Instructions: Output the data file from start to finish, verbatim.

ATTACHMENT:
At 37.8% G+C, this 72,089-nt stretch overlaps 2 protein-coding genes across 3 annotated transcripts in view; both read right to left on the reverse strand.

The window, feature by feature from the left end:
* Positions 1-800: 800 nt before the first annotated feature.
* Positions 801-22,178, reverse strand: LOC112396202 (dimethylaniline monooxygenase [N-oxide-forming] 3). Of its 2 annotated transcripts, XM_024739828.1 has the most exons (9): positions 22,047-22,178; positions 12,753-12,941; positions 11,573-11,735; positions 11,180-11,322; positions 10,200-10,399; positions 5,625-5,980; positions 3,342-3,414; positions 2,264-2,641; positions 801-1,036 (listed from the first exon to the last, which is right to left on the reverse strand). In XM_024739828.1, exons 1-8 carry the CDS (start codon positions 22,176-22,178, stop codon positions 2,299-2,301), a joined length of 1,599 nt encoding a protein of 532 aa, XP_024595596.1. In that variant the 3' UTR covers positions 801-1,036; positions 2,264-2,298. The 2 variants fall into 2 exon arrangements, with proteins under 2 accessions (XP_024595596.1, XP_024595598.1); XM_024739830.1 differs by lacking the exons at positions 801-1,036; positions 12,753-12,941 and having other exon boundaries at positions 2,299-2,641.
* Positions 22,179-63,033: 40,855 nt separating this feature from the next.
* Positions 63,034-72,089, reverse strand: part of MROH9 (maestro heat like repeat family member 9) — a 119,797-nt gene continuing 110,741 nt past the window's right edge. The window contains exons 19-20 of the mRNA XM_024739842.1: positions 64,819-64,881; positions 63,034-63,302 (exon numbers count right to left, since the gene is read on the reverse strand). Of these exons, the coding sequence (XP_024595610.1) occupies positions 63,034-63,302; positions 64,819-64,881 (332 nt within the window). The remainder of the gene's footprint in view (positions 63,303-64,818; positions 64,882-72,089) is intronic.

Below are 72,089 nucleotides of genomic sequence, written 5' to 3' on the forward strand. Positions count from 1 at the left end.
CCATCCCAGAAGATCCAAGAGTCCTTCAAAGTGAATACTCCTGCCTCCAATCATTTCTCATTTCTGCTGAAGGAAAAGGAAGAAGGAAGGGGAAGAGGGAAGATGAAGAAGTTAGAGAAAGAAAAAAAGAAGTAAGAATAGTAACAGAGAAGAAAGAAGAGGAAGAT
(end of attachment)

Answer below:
At 37.8% G+C, this 72,089-nt stretch overlaps 2 protein-coding genes across 3 annotated transcripts in view; both read right to left on the reverse strand.

The window, feature by feature from the left end:
* Positions 1-800: 800 nt before the first annotated feature.
* Positions 801-22,178, reverse strand: LOC112396202 (dimethylaniline monooxygenase [N-oxide-forming] 3). Of its 2 annotated transcripts, XM_024739828.1 has the most exons (9): positions 22,047-22,178; positions 12,753-12,941; positions 11,573-11,735; positions 11,180-11,322; positions 10,200-10,399; positions 5,625-5,980; positions 3,342-3,414; positions 2,264-2,641; positions 801-1,036 (listed from the first exon to the last, which is right to left on the reverse strand). In XM_024739828.1, exons 1-8 carry the CDS (start codon positions 22,176-22,178, stop codon positions 2,299-2,301), a joined length of 1,599 nt encoding a protein of 532 aa, XP_024595596.1. In that variant the 3' UTR covers positions 801-1,036; positions 2,264-2,298. The 2 variants fall into 2 exon arrangements, with proteins under 2 accessions (XP_024595596.1, XP_024595598.1); XM_024739830.1 differs by lacking the exons at positions 801-1,036; positions 12,753-12,941 and having other exon boundaries at positions 2,299-2,641.
* Positions 22,179-63,033: 40,855 nt separating this feature from the next.
* Positions 63,034-72,089, reverse strand: part of MROH9 (maestro heat like repeat family member 9) — a 119,797-nt gene continuing 110,741 nt past the window's right edge. The window contains exons 19-20 of the mRNA XM_024739842.1: positions 64,819-64,881; positions 63,034-63,302 (exon numbers count right to left, since the gene is read on the reverse strand). Of these exons, the coding sequence (XP_024595610.1) occupies positions 63,034-63,302; positions 64,819-64,881 (332 nt within the window). The remainder of the gene's footprint in view (positions 63,303-64,818; positions 64,882-72,089) is intronic.

Below are 72,089 nucleotides of genomic sequence, written 5' to 3' on the forward strand. Positions count from 1 at the left end.
CCATCCCAGAAGATCCAAGAGTCCTTCAAAGTGAATACTCCTGCCTCCAATCATTTCTCATTTCTGCTGAAGGAAAAGGAAGAAGGAAGGGGAAGAGGGAAGATGAAGAAGTTAGAGAAAGAAAAAAAGAAGTAAGAATAGTAACAGAGAAGAAAGAAGAGGAAGAT